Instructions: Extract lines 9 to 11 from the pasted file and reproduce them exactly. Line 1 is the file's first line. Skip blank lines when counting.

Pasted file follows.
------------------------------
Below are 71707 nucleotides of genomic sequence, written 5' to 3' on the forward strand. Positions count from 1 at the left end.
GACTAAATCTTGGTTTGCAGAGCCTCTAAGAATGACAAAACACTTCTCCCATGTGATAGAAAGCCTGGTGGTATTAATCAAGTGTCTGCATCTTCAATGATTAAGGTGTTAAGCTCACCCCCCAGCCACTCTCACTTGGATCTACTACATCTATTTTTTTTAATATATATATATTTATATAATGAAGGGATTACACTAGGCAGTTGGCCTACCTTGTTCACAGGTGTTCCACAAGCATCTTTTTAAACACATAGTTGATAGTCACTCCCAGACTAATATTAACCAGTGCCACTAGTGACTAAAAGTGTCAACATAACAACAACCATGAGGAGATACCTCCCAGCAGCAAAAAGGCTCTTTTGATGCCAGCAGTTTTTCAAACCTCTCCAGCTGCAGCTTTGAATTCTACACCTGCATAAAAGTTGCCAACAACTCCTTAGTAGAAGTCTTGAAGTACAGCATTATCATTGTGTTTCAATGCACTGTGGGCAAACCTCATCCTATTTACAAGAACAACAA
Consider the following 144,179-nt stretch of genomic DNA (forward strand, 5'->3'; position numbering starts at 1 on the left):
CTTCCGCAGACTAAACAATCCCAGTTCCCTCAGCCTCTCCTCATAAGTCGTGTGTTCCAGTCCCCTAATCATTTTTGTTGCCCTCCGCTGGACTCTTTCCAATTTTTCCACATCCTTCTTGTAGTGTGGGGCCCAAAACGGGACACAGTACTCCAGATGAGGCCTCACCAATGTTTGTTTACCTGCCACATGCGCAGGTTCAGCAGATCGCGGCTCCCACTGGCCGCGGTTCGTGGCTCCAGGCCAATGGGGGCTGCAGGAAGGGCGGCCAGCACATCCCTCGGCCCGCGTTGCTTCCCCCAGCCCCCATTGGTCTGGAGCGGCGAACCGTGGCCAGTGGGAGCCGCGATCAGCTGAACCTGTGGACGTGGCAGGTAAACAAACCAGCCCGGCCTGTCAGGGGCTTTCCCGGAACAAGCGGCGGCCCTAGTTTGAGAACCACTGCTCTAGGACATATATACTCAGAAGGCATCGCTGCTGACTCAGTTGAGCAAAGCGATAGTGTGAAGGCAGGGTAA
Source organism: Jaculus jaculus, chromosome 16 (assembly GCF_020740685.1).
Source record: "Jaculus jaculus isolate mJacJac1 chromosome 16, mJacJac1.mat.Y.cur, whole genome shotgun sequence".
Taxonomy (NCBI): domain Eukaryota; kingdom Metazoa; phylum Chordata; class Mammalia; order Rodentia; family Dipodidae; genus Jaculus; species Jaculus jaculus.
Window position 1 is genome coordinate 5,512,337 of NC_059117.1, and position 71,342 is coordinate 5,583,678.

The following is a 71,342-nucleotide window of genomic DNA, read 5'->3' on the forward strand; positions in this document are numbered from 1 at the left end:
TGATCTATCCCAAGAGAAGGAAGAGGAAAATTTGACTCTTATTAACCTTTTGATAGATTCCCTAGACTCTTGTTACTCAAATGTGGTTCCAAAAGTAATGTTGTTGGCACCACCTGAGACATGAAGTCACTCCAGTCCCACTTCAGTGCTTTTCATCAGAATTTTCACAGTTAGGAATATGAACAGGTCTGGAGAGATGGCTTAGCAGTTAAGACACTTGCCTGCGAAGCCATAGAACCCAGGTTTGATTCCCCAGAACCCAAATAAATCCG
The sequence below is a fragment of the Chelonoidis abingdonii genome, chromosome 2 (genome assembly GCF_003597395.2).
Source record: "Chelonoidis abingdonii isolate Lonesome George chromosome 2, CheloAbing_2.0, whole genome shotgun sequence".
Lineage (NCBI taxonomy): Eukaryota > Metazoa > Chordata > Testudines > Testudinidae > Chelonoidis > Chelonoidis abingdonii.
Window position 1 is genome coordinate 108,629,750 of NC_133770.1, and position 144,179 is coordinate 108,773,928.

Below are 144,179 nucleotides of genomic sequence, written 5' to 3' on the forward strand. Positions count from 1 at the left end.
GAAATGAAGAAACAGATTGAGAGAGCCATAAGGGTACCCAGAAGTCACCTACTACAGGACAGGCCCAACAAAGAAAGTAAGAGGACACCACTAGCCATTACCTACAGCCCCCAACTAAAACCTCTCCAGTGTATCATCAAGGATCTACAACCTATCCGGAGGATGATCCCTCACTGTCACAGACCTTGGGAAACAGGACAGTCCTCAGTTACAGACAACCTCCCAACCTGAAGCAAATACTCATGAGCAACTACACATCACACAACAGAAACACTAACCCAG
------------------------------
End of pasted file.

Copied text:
The following is a 71,342-nucleotide window of genomic DNA, read 5'->3' on the forward strand; positions in this document are numbered from 1 at the left end:
TGATCTATCCCAAGAGAAGGAAGAGGAAAATTTGACTCTTATTAACCTTTTGATAGATTCCCTAGACTCTTGTTACTCAAATGTGGTTCCAAAAGTAATGTTGTTGGCACCACCTGAGACATGAAGTCACTCCAGTCCCACTTCAGTGCTTTTCATCAGAATTTTCACAGTTAGGAATATGAACAGGTCTGGAGAGATGGCTTAGCAGTTAAGACACTTGCCTGCGAAGCCATAGAACCCAGGTTTGATTCCCCAGAACCCAAATAAATCCG
The sequence below is a fragment of the Chelonoidis abingdonii genome, chromosome 2 (genome assembly GCF_003597395.2).